Prospect To Customer Part 4: Live And Die By Your Process


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At the beginning of everyday, you should ask yourself this question:

“Is it easy for someone to do business with me?”

If your answer is Yes, then you can continue about your day.

If your answer is No, then you have some work to do. 

Like it or not, how easy it is to do business with you is dictated by the processes you put in place.  Here’s some key processes that you should try to have down stone cold:

  • How to Buy
  • How to Ask Questions
  • How to Get Support
  • What Happens If It’s Just Not Working

You want your workflow to be simple and intuitive for your prospect.  The more complexity you introduce, the higher likelihood that they will drop out mid-buy and move onto something (or someone) else.

I want to buy it now!

I hate digging for buy buttons, especially when I’ve made that split second decision and shifted from a window shopper to a buyer.  Maybe you sell things offline, and if that’s the case, I want to see a phone number or contact form.

When I’m a buyer, I get pretty impatient.

Have you tested the process yourself lately?  Take a minute and click-through every link on your page.  Test the shopping cart and autoresponder option.  I did this myself recently as I was creating my Puzzle Consulting page and realized that my scheduler wasn’t pulling up properly.  There would have been egg on my face if my buyers found that before I did.

Slow down.  You may only get one shot to make a fantastic first impression, and you don’t want to fall down on something as simple as a broken link.

I’m not sure.  What about “x”?

Not everyone is going to feel comfortable entering their credit card number until they know all the facts.  If you have a well-written sales page then you should have covered 99% of the potential questions a prospect would have, but there is always something random that you never thought of in a million years.  

Where does an interested person go to ask questions?

And on top of that, did you set the expectation of how long it will take you to respond?  An immediate response isn’t necessary, but if you are in a new product launch phase, it probably makes sense to be available during those critical first hours when everything goes online.

How will you take care of me?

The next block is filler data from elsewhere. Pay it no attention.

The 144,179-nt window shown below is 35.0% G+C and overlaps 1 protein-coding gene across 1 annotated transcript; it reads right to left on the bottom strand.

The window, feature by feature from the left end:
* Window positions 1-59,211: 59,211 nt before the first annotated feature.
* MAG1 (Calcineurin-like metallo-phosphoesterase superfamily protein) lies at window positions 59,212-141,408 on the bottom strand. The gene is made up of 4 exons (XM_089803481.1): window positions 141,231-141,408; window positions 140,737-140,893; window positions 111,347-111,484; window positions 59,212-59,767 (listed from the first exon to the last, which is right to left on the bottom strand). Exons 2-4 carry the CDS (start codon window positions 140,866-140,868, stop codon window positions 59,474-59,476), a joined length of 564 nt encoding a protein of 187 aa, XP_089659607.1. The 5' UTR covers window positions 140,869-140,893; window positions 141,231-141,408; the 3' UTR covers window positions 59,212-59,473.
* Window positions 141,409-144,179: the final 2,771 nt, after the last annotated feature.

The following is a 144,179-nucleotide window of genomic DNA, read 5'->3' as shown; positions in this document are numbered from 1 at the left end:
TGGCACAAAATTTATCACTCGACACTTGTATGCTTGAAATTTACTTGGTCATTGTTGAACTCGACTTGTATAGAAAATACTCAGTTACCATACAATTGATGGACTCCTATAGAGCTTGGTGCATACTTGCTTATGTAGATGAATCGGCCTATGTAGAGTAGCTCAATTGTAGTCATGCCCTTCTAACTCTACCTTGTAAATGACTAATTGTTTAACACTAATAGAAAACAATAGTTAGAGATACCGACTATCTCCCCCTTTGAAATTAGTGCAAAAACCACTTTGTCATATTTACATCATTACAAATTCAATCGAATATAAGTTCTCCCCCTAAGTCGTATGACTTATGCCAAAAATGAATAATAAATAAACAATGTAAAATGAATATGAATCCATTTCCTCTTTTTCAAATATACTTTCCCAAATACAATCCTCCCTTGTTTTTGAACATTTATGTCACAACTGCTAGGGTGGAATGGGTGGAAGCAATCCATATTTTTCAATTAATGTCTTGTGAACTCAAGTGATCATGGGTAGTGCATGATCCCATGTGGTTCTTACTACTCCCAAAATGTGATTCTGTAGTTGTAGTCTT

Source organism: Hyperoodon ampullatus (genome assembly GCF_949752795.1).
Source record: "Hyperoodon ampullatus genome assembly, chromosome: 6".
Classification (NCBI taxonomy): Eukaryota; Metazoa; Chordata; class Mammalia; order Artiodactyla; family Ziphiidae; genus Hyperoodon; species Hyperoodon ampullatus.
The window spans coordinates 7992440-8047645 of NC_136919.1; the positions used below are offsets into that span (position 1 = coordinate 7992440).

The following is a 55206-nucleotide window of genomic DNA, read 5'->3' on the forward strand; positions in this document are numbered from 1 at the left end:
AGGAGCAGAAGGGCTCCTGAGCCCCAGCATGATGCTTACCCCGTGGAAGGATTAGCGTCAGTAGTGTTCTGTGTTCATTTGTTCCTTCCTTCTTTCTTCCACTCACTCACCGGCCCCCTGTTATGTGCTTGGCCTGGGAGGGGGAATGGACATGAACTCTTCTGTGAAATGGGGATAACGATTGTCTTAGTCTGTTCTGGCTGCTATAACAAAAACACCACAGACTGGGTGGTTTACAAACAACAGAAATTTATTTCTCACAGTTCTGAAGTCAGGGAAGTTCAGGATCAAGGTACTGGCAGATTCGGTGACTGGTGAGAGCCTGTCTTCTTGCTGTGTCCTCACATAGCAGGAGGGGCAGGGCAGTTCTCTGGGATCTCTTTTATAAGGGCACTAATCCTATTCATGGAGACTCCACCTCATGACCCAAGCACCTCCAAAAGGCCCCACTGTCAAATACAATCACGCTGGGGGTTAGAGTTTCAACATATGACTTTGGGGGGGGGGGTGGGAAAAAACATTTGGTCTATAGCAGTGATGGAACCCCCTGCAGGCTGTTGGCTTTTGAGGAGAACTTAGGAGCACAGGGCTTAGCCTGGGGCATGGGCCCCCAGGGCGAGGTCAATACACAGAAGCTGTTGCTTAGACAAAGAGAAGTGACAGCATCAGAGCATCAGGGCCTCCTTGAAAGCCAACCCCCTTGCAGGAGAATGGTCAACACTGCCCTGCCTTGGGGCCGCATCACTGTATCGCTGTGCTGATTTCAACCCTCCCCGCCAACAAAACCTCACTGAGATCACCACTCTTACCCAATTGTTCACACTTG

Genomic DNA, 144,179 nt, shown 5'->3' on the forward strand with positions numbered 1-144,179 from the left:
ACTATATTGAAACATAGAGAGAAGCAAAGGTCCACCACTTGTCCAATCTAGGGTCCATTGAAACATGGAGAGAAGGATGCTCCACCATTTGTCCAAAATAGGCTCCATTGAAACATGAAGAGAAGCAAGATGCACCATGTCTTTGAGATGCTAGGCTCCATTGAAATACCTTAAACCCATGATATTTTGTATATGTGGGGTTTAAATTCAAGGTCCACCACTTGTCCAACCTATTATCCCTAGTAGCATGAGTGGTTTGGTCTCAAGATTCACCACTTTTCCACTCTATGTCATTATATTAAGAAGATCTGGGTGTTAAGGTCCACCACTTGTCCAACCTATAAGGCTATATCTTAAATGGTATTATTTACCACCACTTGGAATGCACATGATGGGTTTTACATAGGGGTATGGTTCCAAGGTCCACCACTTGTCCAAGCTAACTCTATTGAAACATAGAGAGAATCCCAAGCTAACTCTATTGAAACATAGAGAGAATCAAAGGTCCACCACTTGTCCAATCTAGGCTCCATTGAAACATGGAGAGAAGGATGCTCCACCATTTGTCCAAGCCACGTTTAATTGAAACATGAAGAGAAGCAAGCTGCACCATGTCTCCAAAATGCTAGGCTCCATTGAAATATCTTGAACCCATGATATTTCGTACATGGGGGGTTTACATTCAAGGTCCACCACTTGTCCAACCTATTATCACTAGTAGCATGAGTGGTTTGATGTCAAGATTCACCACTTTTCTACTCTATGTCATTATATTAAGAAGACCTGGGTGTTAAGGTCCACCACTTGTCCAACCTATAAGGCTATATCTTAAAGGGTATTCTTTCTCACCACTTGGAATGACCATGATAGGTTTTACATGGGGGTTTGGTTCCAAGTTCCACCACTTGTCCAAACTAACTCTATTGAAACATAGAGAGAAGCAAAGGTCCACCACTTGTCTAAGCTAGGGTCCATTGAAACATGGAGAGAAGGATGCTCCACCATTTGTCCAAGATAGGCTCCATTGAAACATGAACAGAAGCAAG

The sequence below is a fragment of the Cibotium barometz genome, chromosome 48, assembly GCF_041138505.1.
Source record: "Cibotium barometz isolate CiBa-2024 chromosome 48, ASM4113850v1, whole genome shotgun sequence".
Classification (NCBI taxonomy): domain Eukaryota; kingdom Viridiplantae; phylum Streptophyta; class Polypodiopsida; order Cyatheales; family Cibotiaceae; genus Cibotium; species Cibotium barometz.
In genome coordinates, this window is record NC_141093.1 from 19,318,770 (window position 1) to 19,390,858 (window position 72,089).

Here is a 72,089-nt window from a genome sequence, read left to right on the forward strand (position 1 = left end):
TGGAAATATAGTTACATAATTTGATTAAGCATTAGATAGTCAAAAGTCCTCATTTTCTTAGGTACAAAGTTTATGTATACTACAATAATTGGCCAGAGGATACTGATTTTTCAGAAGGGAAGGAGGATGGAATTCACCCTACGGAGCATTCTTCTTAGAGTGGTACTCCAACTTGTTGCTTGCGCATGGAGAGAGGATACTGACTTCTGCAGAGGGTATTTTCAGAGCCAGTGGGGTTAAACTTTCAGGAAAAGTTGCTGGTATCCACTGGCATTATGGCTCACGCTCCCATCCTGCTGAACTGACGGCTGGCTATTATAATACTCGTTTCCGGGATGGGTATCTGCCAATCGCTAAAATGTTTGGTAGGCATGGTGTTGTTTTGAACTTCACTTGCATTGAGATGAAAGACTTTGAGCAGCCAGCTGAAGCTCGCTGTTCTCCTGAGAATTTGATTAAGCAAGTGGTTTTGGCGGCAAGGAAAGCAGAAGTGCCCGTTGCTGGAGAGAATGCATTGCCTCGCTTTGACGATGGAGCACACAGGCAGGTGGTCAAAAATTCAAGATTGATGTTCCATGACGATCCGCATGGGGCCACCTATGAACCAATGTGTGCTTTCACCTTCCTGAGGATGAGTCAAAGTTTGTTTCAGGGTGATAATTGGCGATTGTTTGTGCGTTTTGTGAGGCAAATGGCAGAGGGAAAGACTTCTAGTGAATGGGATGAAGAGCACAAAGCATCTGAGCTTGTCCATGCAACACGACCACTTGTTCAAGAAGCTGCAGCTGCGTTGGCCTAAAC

Even as our toes are tingling at the thought of our purchase, there is a nagging voice in the back of our heads. 

What if it doesn’t work?  What if something goes wrong?  Can I count on this person to make it right?

You can help us feel better by bringing clear about happens next- after the sale.  Depending on your audience, this may be as simple as a bulleted list of each action that will happen from the point they hit “buy” to the feedback loop of when you follow-up with them after the sale.  (You do follow up with them after the sale right?)

I don’t like it.  My money back please.

There will be people that ask for a refund, no matter how great your product is.  If you have thorough, straightforward processes in place (and a great product!), these should be kept a minimum, but regardless there will always be those on the one end of the Customer Continuum that isn’t happy.

Have your refund policy clearly laid out so that you can reference it in the event there is any potential issue or discrepancy.  This actually helps with making someone feel comfortable enough to buy.  Don’t be afraid to offer up the option of a different product or service instead of giving a refund.

The most important thing is to keep your cool and always be the professional.  Being firm isn’t being mean.

Your processes can create a memorable customer experience that will bring repeat customers if done right.  A minimal investment to plan this out right in the beginning can save a lot of future headache down the road.

Do you have a process in your business that you think makes your buying experience stand out above others?  Post it in the comments below.

And if you’ve missed the other posts in the Prospect To Customer series, check them out here:


(photo credit: Martin Kingsley)

Republished with author's permission from original post.

Christy Smith
ThinkBlot Communications
I have over a decade of experience in client account management and satisfaction, and I have helped large organizations develop products strategies that gain maximum buy-in during implementation. In my previous roles, my client portfolio has included Fortune 500 companies in the Financial Services, Healthcare, Retail, IT, and Telecommunications industries.


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